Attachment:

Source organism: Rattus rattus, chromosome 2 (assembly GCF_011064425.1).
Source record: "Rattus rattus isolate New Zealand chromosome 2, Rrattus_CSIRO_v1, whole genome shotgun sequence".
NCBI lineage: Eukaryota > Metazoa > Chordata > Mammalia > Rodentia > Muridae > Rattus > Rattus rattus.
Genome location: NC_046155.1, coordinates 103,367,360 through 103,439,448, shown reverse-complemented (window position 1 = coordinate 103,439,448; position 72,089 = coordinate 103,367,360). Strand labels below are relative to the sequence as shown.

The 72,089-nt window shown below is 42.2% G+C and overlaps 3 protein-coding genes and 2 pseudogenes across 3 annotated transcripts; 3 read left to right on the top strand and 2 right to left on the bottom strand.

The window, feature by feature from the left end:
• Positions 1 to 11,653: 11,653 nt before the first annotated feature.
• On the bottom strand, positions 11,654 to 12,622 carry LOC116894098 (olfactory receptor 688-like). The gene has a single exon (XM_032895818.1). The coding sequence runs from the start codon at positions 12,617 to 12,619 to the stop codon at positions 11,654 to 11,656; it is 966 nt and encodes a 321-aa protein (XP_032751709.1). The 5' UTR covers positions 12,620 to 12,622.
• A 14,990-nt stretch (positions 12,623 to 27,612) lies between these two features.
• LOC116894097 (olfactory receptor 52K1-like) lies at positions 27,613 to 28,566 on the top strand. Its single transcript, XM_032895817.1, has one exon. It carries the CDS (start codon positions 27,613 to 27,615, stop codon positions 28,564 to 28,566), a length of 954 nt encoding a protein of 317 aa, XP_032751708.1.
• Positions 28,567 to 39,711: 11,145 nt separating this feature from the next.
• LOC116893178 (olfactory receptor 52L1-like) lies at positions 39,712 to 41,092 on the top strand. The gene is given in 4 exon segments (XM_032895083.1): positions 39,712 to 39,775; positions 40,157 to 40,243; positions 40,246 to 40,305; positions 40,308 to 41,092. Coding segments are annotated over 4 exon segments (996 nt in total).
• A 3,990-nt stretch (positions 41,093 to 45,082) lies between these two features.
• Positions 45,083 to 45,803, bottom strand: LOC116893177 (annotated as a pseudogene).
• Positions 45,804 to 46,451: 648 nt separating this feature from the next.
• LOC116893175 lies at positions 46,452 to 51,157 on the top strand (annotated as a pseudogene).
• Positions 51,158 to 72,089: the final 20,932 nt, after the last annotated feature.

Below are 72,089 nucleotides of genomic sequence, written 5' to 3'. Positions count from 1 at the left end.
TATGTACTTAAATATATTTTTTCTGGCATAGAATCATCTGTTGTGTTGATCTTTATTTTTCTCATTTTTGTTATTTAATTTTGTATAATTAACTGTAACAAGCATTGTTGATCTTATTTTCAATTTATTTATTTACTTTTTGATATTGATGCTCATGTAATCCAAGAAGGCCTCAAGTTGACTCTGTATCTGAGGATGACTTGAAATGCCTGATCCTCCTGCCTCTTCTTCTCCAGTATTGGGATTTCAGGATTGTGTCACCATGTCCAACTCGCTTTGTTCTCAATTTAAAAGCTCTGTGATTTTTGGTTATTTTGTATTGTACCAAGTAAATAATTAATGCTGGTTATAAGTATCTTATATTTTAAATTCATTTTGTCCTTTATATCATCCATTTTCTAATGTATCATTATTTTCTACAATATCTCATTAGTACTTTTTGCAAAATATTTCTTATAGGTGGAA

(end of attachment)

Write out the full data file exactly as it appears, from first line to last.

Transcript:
Source organism: Rattus rattus, chromosome 2 (assembly GCF_011064425.1).
Source record: "Rattus rattus isolate New Zealand chromosome 2, Rrattus_CSIRO_v1, whole genome shotgun sequence".
NCBI lineage: Eukaryota > Metazoa > Chordata > Mammalia > Rodentia > Muridae > Rattus > Rattus rattus.
Genome location: NC_046155.1, coordinates 103,367,360 through 103,439,448, shown reverse-complemented (window position 1 = coordinate 103,439,448; position 72,089 = coordinate 103,367,360). Strand labels below are relative to the sequence as shown.

The 72,089-nt window shown below is 42.2% G+C and overlaps 3 protein-coding genes and 2 pseudogenes across 3 annotated transcripts; 3 read left to right on the top strand and 2 right to left on the bottom strand.

The window, feature by feature from the left end:
• Positions 1 to 11,653: 11,653 nt before the first annotated feature.
• On the bottom strand, positions 11,654 to 12,622 carry LOC116894098 (olfactory receptor 688-like). The gene has a single exon (XM_032895818.1). The coding sequence runs from the start codon at positions 12,617 to 12,619 to the stop codon at positions 11,654 to 11,656; it is 966 nt and encodes a 321-aa protein (XP_032751709.1). The 5' UTR covers positions 12,620 to 12,622.
• A 14,990-nt stretch (positions 12,623 to 27,612) lies between these two features.
• LOC116894097 (olfactory receptor 52K1-like) lies at positions 27,613 to 28,566 on the top strand. Its single transcript, XM_032895817.1, has one exon. It carries the CDS (start codon positions 27,613 to 27,615, stop codon positions 28,564 to 28,566), a length of 954 nt encoding a protein of 317 aa, XP_032751708.1.
• Positions 28,567 to 39,711: 11,145 nt separating this feature from the next.
• LOC116893178 (olfactory receptor 52L1-like) lies at positions 39,712 to 41,092 on the top strand. The gene is given in 4 exon segments (XM_032895083.1): positions 39,712 to 39,775; positions 40,157 to 40,243; positions 40,246 to 40,305; positions 40,308 to 41,092. Coding segments are annotated over 4 exon segments (996 nt in total).
• A 3,990-nt stretch (positions 41,093 to 45,082) lies between these two features.
• Positions 45,083 to 45,803, bottom strand: LOC116893177 (annotated as a pseudogene).
• Positions 45,804 to 46,451: 648 nt separating this feature from the next.
• LOC116893175 lies at positions 46,452 to 51,157 on the top strand (annotated as a pseudogene).
• Positions 51,158 to 72,089: the final 20,932 nt, after the last annotated feature.

Below are 72,089 nucleotides of genomic sequence, written 5' to 3'. Positions count from 1 at the left end.
TATGTACTTAAATATATTTTTTCTGGCATAGAATCATCTGTTGTGTTGATCTTTATTTTTCTCATTTTTGTTATTTAATTTTGTATAATTAACTGTAACAAGCATTGTTGATCTTATTTTCAATTTATTTATTTACTTTTTGATATTGATGCTCATGTAATCCAAGAAGGCCTCAAGTTGACTCTGTATCTGAGGATGACTTGAAATGCCTGATCCTCCTGCCTCTTCTTCTCCAGTATTGGGATTTCAGGATTGTGTCACCATGTCCAACTCGCTTTGTTCTCAATTTAAAAGCTCTGTGATTTTTGGTTATTTTGTATTGTACCAAGTAAATAATTAATGCTGGTTATAAGTATCTTATATTTTAAATTCATTTTGTCCTTTATATCATCCATTTTCTAATGTATCATTATTTTCTACAATATCTCATTAGTACTTTTTGCAAAATATTTCTTATAGGTGGAA